A review of Stars of Alabama by Sean Dietrich

Reviewed by Claire Hamner Matturro

Stars of Alabama
By Sean Dietrich
Thomas Nelson
Hardcover: 352 pages, July 9, 2019, ISBN-13: 978-0785226376

Stars of Alabama by Sean Dietrich is a beautiful novel, mesmerizing with its riches of complex characters, lush settings, and lyrical language. It is, quite simply, Southern Literature at its finest. Written with wisdom, insight, and with a captivating way with words, it is poignant and hopeful, engaging and vivid, and filled with people who might have died along the way except for the helping hands of others. Compassion is a dominant theme.

Dietrich’s dedication reveals something of the tone and the author. “I’d like to dedicate this book to the people of Alabama because it is about them. I hereby submit this work to the gnarled Alabama family tree, which I find myself a part of.”

The stories in Stars of Alabama focus on a diverse group of people moving toward each other, though their journeys will meander for years before coalescing on the shores of Mobile Bay in Alabama. While the story lines are initially distinct, they are linked by compassion and hope as the characters travel toward their common destiny.

Beginning in the Great Depression in the Deep South, the book opens with Paul, his dog Louisville, and Paul’s sidekick and best friend, Vern, “the tallest black man Paul had ever known,” hearing a cry in the woods. The dog tracks the sound and Paul and Vern find a violet-eyed, redhaired girl infant alone among the trees. They fall in love with the child at once. Meanwhile, Marigold, the child’s poverty-stricken and forsaken mother, is arrested in town trying to steal food. She and her baby are starving, but the law is not kindly toward her. Many people are hungry in the Deep South at the time. She fears her baby will die alone in the woods while she is in jail—and but for Paul and Vern, the child probably would have.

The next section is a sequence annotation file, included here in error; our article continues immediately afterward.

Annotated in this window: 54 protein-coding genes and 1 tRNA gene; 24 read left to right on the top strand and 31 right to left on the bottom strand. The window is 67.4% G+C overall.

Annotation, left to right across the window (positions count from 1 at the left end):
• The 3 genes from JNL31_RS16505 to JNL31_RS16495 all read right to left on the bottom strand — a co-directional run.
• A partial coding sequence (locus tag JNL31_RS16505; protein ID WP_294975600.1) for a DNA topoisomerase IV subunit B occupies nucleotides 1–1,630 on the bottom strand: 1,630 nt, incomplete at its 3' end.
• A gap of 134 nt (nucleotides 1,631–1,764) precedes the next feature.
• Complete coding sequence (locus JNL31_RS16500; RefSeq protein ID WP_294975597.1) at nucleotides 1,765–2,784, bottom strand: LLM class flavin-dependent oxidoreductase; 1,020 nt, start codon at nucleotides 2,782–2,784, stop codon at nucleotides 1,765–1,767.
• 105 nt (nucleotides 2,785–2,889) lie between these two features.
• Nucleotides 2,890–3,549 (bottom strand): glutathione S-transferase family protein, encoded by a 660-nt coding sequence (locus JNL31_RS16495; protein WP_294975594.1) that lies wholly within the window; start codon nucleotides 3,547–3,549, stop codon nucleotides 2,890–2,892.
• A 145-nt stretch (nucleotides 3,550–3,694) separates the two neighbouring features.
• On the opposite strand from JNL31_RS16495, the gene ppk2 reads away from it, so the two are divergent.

Sweeping westward, the story then focuses on 14-year-old Coot, an orphan boy in the clutches of an unsavory and abusive tent-revivalist fake preacher. Coot, who has been preaching since he was seven, is the star attraction in the tent revival in the dry plains of Kansas, where the people often suffer from dust pneumonia.

The author has a great talent for capturing the times, the mood of the people, and locale, and he does so in his description of Kansas and the people who visit the tent revival, seeking some measure of hope: